Read President Pranab Mukherjee's lips; isn't he saying budget won't be postponed?

President Pranab Mukherjee in his New Year message to Governors and Lieutenant Governors on Thursday said that the country has to be “extra careful to alleviate the sufferings of the poor”.

His statement comes close on the heels of his meeting with the Opposition parties, who registered their protest against holding the budget on 1 February — just three days ahead of the state assembly polls. It was not about demonetisation, but the Opposition was worried that the BJP might get benefitted out of budgetary announcements.

Did the president, who has had stellar stints as finance minster of the country during crucial years, want to say that an early budget would be beneficial for the country and weaker section of the society? One needs to read the president’s lips.

File image of President Pranab Mukherjee. PTI

File image of President Pranab Mukherjee. PTI

“Besides demonetisation issue, the President through his address yesterday without mentioning the word ‘budget’ wanted to make it clear that Union Budget can’t be delayed beyond 1 February. The budget date was finalised well ahead keeping immense benefits in mind. In fact the president had welcomed demonetisation move. Budget date, assembly elections and this demonetisation issue – all shouldn’t be mixed up to draw wrong conclusions. If the previous governments had worked as per their ways, the present government should be allowed to function as per its decisions,” a retired senior bureaucrat, who had closely worked with Pranab Mukherjee in the Ministry of Finance told Firstpost, on condition of anonymity.

The government had justified its decision to have an early budget on 1 February instead of 28 February by saying that the move would help in giving approvals to annual spending and tax proposals well within time.

Before opposing the Union Budget date vis-à-vis election dates, the Opposition needs introspection.

First, the budget day (1 February) was decided several months before the announcement of poll dates. Prime Minister Narendra Modi had given a clear indication on 26 October 2016 that the budget date would be advanced to 1 February. A formal announcement was made on 16 November 2016.

Second, the entire country was aware that elections for state assemblies would take place in early months of 2017. No objection was raised in both the cases. But, immediately after election dates were announced, the Opposition parties including the Congress left no stone unturned to get the already finalised budget date postponed.

Political parties do have their reasons to worry, anticipating that it would be advantageous for the ruling BJP government at the Centre. At this juncture President makes this important statement—which many would like to interpret in their own ways. Even economic experts believe that altering the budget day would be of no help.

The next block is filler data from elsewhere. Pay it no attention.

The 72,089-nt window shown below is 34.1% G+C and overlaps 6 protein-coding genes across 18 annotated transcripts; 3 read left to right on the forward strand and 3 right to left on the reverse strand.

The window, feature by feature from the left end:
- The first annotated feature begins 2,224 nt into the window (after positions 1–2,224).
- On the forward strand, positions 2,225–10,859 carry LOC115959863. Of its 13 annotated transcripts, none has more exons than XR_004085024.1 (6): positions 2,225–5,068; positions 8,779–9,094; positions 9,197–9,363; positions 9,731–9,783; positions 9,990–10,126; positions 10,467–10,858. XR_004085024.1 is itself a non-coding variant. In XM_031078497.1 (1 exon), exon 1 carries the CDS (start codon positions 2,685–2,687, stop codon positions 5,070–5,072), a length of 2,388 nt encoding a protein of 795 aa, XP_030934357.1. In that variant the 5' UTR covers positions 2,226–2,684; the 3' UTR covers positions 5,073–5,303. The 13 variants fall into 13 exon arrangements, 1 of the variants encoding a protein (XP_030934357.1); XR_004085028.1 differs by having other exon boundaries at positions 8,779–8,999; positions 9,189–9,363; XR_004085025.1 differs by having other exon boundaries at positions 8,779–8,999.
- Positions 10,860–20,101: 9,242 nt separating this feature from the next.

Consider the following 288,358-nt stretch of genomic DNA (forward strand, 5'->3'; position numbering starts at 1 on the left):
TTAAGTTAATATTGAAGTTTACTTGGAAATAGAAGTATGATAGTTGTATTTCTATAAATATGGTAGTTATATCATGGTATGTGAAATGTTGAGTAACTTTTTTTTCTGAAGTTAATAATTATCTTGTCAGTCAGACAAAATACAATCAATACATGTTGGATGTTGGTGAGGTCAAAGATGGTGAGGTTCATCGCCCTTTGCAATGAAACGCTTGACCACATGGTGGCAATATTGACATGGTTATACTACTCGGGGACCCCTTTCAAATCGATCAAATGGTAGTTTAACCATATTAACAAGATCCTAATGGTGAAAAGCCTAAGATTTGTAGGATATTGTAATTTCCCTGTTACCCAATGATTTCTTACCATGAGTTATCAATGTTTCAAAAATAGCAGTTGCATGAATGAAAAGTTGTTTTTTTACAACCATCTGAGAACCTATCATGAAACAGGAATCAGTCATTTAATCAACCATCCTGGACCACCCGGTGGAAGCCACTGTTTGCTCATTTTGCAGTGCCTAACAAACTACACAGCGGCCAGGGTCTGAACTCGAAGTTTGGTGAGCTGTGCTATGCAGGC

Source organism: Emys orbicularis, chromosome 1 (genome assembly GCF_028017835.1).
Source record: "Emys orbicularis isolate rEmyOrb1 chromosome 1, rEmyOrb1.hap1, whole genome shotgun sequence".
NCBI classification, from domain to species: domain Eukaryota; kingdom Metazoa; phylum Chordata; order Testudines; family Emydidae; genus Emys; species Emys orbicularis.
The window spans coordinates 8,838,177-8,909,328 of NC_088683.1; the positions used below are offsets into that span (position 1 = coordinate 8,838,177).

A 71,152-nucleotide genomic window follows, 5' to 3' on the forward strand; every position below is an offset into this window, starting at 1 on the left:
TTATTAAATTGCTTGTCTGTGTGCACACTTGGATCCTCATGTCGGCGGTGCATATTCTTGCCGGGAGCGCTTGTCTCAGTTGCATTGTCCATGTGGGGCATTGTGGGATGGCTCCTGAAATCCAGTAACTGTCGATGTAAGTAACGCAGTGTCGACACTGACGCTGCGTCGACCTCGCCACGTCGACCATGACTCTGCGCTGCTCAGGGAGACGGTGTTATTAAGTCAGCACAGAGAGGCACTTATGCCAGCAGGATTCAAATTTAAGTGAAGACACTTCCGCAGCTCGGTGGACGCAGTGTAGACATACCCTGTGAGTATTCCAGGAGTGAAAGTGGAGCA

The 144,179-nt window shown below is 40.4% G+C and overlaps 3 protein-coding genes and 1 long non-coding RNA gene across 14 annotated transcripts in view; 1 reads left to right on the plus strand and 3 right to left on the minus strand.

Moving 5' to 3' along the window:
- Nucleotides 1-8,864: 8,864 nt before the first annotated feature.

“Shifting the budget date won’t make any difference,” remarked Surajit Mazumdar, professor of Economics at Jawaharlal Nehru University.

According to experts, the advancement of budget announcement date will help the entire budgetary exercise to be over by, and the Finance Bill to be passed and implemented from 1 April onwards, instead of June. It’ll help companies and households to finalise their savings, investment and tax plans.

The Finance Bill and Appropriation Bill containing tax changes and expenditure details respectively are passed in May. Several tax proposals come into effect only after the Finance Bill is passed in May. But, with the budget on 1 February, the government will get ample time.

Even Pranab Mukherjee who had served as FM in three phases is well aware of it.

“The advantage here is that the Finance Bill will be passed in the Parliament in the next two months – February and March, and expenditures can begin from 1 April, unlike now. As per the traditional practice, after presenting the budget in Parliament on the last day of February, the Cabinet has the last month (March) left to get all the legislative approvals for the annual spending and tax proposals before the beginning of the new financial year on 1 April. Early presentation of budget will help the entire exercise to get over by 31 March, and expenditure as well as tax proposals can come into effect right from the beginning of new fiscal, thereby ensuring better implementation,” economist Prof Arun Kumar had earlier told this correspondent.

Political analyst Prof MD Nalapat said, “February 1 budget is perfectly fine. It’ll give the government more than one month period towards implementation. Unlike in the past, productive days won’t get wasted.”

The industry too has no qualms about the budget date.

Budget date should not be postponed just because elections dates have been announced. 1 February is perfect as the government will be able to give funds to respective sectors well within time, unlike in the past. Even, President Pranab Mukherjee said yesterday that the government has to be extra careful in alleviating the sufferings of the poor. A timely implementation of budgetary proposals is must for this,” added secretary general, Federation of Indian Micro, Small and Medium Enterprises (FISME) Anil Bhardwaj. The MSME sector is considered as the backbone of Indian economy.

For full coverage of Union Budget 2017 click here.

Updated Date: Jan 14, 2017 21:00 PM

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